It is a remarkable fact that whilst there are very many birds breeding in the northern hemisphere and wintering in the south, it is not known that any land bird breeds in the southern hemisphere and habitually winters in the northern. ... One cause of this apparent anomaly may be the difference in the distribution of the land. North of the British Islands, and a similar latitude on the continent of Europe and Asia, is an Arctic region, which is the breeding-ground of great numbers of migratory birds. ... In the southern hemisphere there are no Antarctic breedinggrounds, whence similar migrants would visit Natal. No part of South Africa is cold enough to be a breeding-ground of Arctic birds, and the land at the Antarctic pole is too cold for them. The natural consequence

of this state of things is, that in South Africa there are no migrants from the Antarctic region either in winter, or passing through in spring and autumn to winter further north.'

At the present moment, when so much political attention has been directed to Heligoland, it is not a little interesting to note how great is its ornithological importance. Mr. Seebohm says t :

* There are many places where migration may be easily studied. The fly-lines of a great many species pass through Malta, and of perhaps still more through Gibraltar; but in no place has more migration been seen and recorded than on the island of Heligoland. This comparatively bare rock, which rises perpendicularly from the sca about 180 feet, scarcely measures 200 acres in extent, and contains perhaps 2000 inhabitants. In conjunction with Sandy Island, about a mile away, exposing say 50 acres of uninhabited sand-hills and beach at low water, reduced to scarcely half that extent at high tide, it has been visited by more species of birds than have been recorded from any country of Europe. The fact is, that

* Ibid. p. 37.

| Ibid. p. 40.

Heligoland

Heligoland is the only part of the world of which the ornithology has been properly worked. Every boy on the island is a born and bred ornithologist. The fisherman steers with a gun by his side, the peasant digs his potatoes with a gun on the turf and heap of birds on his coat. Every unfortunate bird that visits the island has to run the gauntlet of forty or more guns, to say nothing of scores of catapults and blowpipes. Every bird which appears is whistled within range with marvellous skill. Long before sunrise the island is bristling with guns, and after dark the netters are busy at their throstle-bushes ; whilst at midnight the birds commit suicide against the lighthouse. The common birds are eaten, the rare ones are sold to the bird-stuffer, and the unknown ones are taken to the celebrated ornithologist Gätke.'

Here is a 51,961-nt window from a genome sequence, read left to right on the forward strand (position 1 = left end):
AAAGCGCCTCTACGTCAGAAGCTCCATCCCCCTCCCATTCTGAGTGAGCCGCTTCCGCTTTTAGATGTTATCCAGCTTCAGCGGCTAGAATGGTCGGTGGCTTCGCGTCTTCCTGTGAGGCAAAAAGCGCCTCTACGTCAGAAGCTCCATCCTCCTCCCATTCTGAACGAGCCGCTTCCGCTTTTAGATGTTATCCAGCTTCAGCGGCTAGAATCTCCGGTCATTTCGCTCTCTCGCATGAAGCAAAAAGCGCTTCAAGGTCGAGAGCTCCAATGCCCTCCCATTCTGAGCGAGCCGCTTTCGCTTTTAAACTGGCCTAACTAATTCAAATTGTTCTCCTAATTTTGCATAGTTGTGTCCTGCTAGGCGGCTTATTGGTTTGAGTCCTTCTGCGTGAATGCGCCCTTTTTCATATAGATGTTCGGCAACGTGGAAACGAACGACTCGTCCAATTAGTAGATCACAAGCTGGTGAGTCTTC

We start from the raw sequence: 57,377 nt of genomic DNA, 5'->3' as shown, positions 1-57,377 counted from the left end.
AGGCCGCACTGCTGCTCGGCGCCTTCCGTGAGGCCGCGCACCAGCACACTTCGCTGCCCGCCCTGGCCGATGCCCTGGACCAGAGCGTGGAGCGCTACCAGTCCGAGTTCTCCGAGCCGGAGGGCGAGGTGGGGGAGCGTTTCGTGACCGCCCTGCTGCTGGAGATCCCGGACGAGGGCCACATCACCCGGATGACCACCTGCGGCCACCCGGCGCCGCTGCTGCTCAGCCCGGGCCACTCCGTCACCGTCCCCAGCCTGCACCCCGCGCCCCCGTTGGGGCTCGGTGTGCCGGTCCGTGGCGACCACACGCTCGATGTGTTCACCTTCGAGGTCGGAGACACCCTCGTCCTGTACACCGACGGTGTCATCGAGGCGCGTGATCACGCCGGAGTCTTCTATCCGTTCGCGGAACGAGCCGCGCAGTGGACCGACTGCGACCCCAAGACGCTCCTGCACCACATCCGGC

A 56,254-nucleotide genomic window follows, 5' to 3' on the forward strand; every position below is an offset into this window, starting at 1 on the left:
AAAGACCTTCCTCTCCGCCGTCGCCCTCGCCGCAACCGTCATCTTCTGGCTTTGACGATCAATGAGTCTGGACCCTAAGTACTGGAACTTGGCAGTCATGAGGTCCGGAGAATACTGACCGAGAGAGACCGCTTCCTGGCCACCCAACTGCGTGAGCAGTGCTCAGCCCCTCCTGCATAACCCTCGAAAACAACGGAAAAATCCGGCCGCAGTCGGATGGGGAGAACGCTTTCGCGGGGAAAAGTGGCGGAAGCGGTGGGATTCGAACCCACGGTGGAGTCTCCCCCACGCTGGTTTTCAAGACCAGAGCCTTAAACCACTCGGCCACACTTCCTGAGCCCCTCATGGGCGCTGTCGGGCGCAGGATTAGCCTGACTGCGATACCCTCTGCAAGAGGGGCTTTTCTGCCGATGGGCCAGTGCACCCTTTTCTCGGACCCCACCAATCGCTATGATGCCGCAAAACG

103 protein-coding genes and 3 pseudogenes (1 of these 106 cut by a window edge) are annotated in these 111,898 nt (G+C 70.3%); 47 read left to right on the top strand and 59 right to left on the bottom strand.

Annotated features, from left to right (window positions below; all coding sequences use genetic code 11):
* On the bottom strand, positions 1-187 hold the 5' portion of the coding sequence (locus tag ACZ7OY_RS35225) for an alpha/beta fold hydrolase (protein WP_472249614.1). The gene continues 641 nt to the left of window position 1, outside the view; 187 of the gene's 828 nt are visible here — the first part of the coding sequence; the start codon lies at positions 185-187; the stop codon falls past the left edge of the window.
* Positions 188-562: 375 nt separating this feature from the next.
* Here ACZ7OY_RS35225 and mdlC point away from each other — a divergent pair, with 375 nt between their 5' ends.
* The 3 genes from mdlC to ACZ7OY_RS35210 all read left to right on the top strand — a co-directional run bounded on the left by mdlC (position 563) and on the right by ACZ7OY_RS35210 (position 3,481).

The following are notes from the Diary of the ornithologist referred to as to the occurrence of flocks of birds during observations carried on for thirteen years :-

October, 1870.—Thousands of great tits.
February, 1876.- Tens of thousands of skylarks.
January, 1878.—Countless numbers of fieldfares.
December, 1879.-Millions of red-throated divers.
September, 1880.-Thousands of siskins.
November, 1880.-Thousands of shore-larks.
September, 1881.—Immense flights of common buzzard.
October, 1881.Thousands of snow-buntings.

Countless numbers of hedge-sparrows.
October, 1882.

Thousands of jays.

Myriads of goldcrests.
September, 1883.-Enormous number of redstarts.
Mr. Seebohm records his own observations as follows

• The casual visitor to Heligoland, who frequents the restaurant to enjoy the oysters and the lobsters, or rows across to Sandy Island to bathe on the shore and take a constitutional on the dunes, seldom sces much migration. Now and then a flock of waders may be detected hurrying past; flocks of pipits or wheatears occasionally land on the island, feed for an hour or two, and then pass on; and sometimes a scattered and straggling stream of hooded crows, of heavy and laborious flight, will continue all day long. Most birds migrate by night; very few come within sight of the island, and of those that do, not one in ten thousand stops to rest. Every flock which passes over probably drops a few tired or hungry birds; and after a migration-night a walk through the potato-fields in the early morning is most curious and interesting. The variety of species, and the incongruous way in which they are mixed, is quite startling. The potato-fields are practically the only cover on the island; and